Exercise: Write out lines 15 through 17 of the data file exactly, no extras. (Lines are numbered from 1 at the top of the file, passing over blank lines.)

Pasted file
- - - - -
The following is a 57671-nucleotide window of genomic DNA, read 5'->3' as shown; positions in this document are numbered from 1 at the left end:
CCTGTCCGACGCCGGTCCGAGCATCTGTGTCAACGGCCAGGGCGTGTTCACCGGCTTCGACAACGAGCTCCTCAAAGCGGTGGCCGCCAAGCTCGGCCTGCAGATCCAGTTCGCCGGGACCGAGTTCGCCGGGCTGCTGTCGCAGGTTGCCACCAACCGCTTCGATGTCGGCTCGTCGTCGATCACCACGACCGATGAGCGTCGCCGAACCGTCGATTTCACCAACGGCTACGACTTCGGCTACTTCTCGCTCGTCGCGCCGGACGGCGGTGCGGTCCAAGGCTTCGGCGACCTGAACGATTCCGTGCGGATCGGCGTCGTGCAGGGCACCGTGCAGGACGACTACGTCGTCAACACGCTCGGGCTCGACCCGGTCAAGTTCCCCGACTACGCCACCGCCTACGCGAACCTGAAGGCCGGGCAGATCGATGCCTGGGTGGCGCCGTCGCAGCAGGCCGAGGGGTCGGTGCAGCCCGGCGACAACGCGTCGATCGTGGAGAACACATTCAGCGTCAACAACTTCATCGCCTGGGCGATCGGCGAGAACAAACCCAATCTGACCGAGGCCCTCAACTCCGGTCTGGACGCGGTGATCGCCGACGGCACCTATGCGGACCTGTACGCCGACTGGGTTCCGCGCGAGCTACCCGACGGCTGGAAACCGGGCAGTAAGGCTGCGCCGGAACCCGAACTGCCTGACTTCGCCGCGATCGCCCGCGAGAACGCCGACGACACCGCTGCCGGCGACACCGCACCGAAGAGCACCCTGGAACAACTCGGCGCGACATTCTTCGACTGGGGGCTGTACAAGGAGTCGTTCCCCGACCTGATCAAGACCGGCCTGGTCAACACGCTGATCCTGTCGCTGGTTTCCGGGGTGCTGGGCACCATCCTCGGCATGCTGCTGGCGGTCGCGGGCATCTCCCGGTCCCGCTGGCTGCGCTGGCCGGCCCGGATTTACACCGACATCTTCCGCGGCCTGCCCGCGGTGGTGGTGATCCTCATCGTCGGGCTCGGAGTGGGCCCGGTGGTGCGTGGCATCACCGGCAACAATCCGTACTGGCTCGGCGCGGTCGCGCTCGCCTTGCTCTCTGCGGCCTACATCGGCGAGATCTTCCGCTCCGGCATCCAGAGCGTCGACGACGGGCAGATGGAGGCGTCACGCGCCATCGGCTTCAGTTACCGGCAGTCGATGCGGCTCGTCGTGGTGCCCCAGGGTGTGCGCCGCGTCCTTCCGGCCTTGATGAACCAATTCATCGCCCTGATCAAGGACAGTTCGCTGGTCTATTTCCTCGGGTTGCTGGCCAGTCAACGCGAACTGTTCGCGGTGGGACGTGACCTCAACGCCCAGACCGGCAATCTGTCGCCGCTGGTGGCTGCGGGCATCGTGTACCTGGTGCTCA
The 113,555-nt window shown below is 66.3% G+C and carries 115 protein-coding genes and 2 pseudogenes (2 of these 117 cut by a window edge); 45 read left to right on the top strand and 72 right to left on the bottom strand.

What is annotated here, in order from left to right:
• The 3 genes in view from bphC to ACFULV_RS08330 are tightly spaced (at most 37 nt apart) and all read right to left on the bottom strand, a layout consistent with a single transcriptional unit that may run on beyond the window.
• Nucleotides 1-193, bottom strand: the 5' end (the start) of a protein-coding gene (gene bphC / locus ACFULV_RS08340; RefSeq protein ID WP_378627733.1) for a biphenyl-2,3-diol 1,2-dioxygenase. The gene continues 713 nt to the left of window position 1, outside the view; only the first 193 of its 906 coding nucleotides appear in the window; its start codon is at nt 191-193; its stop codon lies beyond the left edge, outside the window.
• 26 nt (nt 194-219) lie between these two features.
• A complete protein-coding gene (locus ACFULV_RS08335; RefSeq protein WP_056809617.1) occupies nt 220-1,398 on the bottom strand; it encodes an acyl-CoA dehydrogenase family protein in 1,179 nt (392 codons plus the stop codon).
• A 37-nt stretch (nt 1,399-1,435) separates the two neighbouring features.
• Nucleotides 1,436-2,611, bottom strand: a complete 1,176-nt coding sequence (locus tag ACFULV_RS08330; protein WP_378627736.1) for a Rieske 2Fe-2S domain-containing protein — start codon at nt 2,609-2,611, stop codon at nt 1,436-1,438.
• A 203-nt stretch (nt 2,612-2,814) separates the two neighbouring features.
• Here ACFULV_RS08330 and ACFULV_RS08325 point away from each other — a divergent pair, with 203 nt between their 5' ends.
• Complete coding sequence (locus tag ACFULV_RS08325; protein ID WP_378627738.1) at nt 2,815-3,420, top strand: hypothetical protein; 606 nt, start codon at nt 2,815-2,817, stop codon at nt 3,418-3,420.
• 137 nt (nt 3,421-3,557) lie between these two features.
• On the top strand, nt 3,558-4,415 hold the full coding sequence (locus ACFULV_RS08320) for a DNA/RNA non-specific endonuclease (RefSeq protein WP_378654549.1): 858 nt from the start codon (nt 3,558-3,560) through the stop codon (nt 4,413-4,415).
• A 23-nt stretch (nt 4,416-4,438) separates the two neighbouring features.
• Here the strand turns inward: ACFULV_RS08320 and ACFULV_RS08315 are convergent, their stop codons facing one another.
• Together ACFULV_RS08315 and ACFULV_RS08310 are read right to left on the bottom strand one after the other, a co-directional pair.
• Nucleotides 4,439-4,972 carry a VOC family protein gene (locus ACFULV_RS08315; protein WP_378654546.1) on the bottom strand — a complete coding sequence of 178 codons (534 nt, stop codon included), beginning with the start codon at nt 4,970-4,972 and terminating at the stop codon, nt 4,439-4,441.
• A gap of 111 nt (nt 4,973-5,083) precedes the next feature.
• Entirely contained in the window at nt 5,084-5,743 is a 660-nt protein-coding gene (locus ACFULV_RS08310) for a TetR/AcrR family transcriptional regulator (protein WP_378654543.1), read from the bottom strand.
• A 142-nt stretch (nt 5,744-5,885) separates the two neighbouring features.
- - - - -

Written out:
• On the top strand, nt 3,558-4,415 hold the full coding sequence (locus ACFULV_RS08320) for a DNA/RNA non-specific endonuclease (RefSeq protein WP_378654549.1): 858 nt from the start codon (nt 3,558-3,560) through the stop codon (nt 4,413-4,415).
• A 23-nt stretch (nt 4,416-4,438) separates the two neighbouring features.
• Here the strand turns inward: ACFULV_RS08320 and ACFULV_RS08315 are convergent, their stop codons facing one another.